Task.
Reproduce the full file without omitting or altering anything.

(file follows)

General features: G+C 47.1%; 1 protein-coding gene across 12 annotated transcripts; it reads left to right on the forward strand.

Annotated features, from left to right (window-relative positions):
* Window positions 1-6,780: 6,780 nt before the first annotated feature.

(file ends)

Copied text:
General features: G+C 47.1%; 1 protein-coding gene across 12 annotated transcripts; it reads left to right on the forward strand.

Annotated features, from left to right (window-relative positions):
* Window positions 1-6,780: 6,780 nt before the first annotated feature.